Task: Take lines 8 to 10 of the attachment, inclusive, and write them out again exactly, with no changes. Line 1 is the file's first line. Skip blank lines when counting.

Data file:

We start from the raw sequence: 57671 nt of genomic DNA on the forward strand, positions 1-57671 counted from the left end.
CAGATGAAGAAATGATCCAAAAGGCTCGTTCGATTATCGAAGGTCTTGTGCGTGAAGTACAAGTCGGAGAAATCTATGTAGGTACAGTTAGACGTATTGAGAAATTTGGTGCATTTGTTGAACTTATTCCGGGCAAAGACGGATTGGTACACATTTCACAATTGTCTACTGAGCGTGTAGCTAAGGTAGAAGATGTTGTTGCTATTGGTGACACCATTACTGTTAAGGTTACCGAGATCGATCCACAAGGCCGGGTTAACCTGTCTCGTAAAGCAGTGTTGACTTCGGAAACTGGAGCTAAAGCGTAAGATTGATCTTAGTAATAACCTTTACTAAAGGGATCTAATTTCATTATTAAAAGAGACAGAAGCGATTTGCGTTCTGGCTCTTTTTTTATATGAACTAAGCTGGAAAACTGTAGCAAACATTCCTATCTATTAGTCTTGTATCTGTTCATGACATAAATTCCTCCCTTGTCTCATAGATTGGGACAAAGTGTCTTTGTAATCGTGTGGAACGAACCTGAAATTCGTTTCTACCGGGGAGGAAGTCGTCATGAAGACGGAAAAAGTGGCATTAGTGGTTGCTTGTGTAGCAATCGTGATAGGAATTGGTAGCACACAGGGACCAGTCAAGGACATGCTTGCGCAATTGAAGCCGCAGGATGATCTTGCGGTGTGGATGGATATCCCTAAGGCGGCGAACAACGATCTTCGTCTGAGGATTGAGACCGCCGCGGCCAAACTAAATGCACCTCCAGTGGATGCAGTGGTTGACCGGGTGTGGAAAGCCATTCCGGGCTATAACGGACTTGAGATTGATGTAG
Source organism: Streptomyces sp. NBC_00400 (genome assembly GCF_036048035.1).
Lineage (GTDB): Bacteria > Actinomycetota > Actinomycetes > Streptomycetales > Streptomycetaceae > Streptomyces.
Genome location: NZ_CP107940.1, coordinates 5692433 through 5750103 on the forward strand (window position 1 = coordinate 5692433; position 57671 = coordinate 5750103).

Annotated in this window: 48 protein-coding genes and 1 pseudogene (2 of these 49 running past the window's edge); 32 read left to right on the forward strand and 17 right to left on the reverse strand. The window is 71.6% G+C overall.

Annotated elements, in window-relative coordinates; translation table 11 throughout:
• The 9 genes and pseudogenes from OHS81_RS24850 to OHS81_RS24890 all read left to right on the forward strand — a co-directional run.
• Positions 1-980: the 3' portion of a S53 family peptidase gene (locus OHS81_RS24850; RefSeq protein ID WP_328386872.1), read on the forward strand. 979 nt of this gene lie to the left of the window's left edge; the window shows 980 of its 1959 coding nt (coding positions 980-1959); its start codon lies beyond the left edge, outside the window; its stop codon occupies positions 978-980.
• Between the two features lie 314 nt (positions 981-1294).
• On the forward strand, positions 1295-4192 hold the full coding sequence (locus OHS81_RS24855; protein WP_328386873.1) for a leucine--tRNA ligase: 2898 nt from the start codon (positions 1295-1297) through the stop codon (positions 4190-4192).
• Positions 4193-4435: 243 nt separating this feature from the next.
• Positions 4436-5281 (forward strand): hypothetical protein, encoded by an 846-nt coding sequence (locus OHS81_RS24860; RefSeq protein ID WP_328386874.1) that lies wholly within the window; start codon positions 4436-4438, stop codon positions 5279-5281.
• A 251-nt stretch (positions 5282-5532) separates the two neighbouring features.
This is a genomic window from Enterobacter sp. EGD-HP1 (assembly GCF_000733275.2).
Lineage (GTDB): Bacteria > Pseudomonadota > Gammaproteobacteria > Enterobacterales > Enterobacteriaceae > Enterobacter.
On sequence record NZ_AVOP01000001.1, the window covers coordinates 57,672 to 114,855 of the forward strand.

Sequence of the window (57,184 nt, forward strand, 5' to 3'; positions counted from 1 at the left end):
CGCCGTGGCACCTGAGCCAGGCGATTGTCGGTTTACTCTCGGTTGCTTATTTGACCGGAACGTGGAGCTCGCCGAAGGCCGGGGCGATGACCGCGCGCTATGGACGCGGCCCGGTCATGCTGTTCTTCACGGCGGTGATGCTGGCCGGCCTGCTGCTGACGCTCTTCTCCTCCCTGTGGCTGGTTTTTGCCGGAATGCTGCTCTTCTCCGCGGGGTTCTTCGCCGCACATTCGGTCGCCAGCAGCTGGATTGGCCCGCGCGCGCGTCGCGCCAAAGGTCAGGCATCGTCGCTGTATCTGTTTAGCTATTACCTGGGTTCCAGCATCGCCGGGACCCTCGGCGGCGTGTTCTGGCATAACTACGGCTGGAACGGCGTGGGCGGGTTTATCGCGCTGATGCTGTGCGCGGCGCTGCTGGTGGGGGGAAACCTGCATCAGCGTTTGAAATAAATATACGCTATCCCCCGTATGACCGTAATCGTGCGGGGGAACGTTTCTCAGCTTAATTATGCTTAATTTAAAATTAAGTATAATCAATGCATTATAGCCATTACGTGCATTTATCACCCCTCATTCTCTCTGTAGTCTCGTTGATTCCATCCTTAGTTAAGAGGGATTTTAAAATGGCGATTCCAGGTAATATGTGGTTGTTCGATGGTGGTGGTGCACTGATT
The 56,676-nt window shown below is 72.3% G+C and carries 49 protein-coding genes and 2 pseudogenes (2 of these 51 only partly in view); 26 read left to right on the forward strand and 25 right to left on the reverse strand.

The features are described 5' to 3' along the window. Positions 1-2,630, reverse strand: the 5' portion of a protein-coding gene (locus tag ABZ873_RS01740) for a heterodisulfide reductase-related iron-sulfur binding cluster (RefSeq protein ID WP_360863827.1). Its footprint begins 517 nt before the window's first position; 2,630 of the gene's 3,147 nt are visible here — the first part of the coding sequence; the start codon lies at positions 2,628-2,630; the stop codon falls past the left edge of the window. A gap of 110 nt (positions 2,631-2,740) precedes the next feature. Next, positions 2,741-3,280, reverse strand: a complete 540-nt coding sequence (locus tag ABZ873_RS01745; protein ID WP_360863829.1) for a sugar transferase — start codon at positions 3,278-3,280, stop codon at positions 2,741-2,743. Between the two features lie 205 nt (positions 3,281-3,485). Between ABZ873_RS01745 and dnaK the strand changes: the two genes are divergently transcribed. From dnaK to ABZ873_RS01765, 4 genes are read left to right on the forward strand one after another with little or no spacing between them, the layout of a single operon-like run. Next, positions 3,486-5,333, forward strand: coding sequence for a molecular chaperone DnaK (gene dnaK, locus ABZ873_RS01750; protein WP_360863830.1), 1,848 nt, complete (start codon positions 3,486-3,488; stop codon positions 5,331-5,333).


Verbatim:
• The 9 genes and pseudogenes from OHS81_RS24850 to OHS81_RS24890 all read left to right on the forward strand — a co-directional run.
• Positions 1-980: the 3' portion of a S53 family peptidase gene (locus OHS81_RS24850; RefSeq protein ID WP_328386872.1), read on the forward strand. 979 nt of this gene lie to the left of the window's left edge; the window shows 980 of its 1959 coding nt (coding positions 980-1959); its start codon lies beyond the left edge, outside the window; its stop codon occupies positions 978-980.
• Between the two features lie 314 nt (positions 981-1294).